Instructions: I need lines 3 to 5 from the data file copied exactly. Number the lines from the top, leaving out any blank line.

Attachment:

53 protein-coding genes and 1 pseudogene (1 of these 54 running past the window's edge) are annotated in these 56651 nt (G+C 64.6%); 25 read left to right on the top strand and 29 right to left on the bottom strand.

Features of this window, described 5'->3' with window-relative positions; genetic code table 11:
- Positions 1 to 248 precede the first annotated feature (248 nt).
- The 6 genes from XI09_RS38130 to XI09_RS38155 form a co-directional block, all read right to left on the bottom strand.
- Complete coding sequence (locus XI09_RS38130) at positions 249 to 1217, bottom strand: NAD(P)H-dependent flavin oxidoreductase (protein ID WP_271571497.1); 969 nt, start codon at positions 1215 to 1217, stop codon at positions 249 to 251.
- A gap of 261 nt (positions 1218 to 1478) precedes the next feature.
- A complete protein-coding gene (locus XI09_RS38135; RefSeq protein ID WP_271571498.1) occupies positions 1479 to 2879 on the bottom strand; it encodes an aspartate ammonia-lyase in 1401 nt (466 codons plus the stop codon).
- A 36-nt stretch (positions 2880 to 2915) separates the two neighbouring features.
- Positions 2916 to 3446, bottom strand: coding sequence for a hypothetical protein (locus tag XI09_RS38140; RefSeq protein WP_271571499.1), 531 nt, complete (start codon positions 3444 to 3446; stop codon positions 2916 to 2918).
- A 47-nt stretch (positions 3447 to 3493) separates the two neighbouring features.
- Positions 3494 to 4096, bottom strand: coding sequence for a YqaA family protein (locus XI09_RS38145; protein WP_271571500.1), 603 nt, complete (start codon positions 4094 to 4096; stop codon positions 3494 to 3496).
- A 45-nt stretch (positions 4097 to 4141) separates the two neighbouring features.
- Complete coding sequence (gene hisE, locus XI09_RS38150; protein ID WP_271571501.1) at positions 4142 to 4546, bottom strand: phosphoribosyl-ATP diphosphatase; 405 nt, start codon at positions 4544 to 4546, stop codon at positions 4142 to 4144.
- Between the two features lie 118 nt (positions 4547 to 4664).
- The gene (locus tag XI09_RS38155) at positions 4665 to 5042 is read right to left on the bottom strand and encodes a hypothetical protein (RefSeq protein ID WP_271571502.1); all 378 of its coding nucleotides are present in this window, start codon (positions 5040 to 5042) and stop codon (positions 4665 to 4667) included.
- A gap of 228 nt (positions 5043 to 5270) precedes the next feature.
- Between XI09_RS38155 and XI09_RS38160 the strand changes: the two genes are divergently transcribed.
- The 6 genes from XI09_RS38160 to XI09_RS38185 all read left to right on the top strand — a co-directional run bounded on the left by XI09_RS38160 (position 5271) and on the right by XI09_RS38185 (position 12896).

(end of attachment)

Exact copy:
- Positions 1 to 248 precede the first annotated feature (248 nt).
- The 6 genes from XI09_RS38130 to XI09_RS38155 form a co-directional block, all read right to left on the bottom strand.
- Complete coding sequence (locus XI09_RS38130) at positions 249 to 1217, bottom strand: NAD(P)H-dependent flavin oxidoreductase (protein ID WP_271571497.1); 969 nt, start codon at positions 1215 to 1217, stop codon at positions 249 to 251.